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WV Wildlife: West Virginia's Groundhog--French Creek Freddie

“Are you ready for French Creek Freddie!?”

That’s what they were singing at the West Virginia State Wildlife Center last Thursday in Upshur County.

Freddie is more than just a Groundhog there--he's a tradition.

Our beloved state Groundhog, French Creek Freddie, has been a forecasting colleague to meteorologists here in the Mountain State since 1978.

Tyler Evans, a wildlife biologist at the Wildlife Center, says the Groundhog Day event there has only grown over the years.

"It's certainly turned into a following. Each year, we get about 300 people out here celebrating with us--a lot of fresh faces, a lot of people that we're used to seeing each year", said Evans.

Last Thursday, February 2nd, was Freddie’s big day! It was a little anticlimactic at first, though, as Freddie was reluctant to emerge from his burrow.

Eventually, though, the verdict came down. No matter if you like his prediction or not, Freddie always gives an honest opinion.

In this case, Freddie said more winter; he saw his shadow, and as legend has it—this means 6 more weeks of winter-like weather.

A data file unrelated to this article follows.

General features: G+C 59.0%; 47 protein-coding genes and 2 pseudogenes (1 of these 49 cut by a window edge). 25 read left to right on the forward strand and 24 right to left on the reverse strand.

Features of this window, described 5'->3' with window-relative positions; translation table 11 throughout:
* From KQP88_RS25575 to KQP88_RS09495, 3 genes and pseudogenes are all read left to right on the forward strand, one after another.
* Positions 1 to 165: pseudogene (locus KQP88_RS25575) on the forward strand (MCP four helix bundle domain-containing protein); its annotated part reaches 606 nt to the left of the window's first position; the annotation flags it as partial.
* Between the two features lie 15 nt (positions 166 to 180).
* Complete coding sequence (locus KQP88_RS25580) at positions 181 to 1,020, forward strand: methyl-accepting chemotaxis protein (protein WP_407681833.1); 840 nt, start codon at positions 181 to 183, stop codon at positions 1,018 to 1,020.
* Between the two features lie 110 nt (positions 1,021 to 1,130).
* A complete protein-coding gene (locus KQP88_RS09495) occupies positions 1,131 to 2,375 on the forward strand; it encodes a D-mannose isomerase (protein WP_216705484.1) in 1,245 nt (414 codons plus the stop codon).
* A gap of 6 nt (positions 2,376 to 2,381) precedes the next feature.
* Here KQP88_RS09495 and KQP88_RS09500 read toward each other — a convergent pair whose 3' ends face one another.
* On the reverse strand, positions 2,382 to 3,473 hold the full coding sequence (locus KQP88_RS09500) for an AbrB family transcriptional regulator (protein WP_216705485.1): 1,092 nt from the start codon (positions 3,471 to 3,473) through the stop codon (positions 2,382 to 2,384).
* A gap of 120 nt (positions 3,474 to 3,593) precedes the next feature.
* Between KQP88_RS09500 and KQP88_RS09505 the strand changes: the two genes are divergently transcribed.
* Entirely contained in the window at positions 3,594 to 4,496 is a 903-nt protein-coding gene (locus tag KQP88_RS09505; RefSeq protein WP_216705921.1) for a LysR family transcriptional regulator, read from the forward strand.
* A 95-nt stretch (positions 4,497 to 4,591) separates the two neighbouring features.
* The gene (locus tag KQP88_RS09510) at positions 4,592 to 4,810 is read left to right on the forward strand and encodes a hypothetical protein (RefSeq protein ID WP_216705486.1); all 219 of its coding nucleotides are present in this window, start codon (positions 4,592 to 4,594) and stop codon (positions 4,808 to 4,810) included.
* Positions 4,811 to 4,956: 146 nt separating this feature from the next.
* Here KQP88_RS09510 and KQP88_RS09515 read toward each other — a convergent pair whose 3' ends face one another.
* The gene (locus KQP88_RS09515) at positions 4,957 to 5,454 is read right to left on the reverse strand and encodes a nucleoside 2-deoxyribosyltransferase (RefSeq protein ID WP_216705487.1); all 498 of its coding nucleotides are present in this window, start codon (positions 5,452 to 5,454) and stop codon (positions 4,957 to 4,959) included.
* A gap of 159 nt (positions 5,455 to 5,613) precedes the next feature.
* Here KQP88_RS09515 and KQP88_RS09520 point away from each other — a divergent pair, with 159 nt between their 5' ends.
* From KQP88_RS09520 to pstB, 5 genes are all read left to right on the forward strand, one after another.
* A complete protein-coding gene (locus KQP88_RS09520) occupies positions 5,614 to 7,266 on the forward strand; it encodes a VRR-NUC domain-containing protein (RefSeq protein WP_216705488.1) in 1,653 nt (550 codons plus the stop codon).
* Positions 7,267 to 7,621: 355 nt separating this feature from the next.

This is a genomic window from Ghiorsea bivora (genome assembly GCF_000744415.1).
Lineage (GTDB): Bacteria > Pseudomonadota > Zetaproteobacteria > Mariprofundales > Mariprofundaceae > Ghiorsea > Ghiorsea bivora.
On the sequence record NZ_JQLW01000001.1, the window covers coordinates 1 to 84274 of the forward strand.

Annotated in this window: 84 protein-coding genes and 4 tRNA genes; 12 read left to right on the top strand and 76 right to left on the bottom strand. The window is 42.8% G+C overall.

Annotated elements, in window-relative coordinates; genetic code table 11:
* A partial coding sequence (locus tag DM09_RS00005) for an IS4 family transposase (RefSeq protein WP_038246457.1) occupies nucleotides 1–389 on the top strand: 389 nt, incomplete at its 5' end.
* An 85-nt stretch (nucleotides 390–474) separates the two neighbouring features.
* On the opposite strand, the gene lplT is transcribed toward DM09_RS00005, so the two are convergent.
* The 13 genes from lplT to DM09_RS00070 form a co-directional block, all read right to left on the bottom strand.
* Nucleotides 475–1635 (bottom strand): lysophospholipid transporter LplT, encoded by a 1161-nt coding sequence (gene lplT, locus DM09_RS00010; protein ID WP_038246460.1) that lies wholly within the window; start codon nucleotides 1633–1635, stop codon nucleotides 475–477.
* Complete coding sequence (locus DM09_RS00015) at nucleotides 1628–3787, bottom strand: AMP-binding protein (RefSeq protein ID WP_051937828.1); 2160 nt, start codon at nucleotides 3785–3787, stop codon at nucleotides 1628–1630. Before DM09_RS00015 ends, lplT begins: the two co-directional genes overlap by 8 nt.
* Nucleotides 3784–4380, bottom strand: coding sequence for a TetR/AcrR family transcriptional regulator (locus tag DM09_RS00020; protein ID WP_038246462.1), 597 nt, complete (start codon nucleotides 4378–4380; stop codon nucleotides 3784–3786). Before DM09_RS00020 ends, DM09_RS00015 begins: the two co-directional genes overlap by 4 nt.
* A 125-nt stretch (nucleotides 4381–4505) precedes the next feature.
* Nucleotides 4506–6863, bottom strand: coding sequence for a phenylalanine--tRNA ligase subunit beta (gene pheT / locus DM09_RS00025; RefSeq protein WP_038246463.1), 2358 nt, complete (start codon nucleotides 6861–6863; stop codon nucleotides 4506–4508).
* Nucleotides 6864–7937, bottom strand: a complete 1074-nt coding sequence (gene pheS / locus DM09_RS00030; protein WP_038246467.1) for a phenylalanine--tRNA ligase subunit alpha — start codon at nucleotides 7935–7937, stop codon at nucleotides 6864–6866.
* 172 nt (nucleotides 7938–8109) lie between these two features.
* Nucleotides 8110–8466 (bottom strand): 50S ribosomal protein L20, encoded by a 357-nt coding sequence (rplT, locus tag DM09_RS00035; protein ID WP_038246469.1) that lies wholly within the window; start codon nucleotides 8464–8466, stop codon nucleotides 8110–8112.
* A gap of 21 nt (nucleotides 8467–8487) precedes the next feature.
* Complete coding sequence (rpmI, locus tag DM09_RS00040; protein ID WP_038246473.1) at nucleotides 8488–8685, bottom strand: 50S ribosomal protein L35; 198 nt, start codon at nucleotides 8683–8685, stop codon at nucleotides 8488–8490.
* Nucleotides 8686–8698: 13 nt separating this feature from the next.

Freddie has been wrong before, like last year, but overall—he has a pretty good track record. In fact, the numbers since 2000 say that he’s been more accurate than his kin towards the north, Punxsutawney Phil.

Phil may have started Groundhog Day here in the United States, but Tyler Evans tells us the history of this Early-February Holiday begins on the other side of the Atlantic Ocean.

"Groundhog day is related to another holiday known as Candlemas. Early Christian clergy, overseas, they'd bless candles and give them to the people and it would help them get through the winter months. That eventually evolved into a celebration that the Germans began", said Evans.

Early on, Evans says that Hedgehogs and Badgers were first used for their weather prognostication—but those animals simply weren’t as available in the United States when German Settlers moved over, hence the Groundhog—the largest member of the squirrel family—was chosen to take their place.

It all started in 1887 in eastern Pennsylvania—and eventually made it to French Creek, West Virginia in 1978.

Ever since then, the West Virginia Groundhog has grown in popularity.

Our award-winning photojournalist, Brad Rice, asked this question to Evans, “has he gone national”?

Evans responded— “He’s on Wikipedia. They’ve been keeping track of his predictions on there along with Punxsutawney Phil, so I think there’s something to be said for that”.

We think so, too, Freddie. We’re glad that you call our Mountain State home.

  • To visit the West Virginia Division of Natural Resources homepage, just click here.

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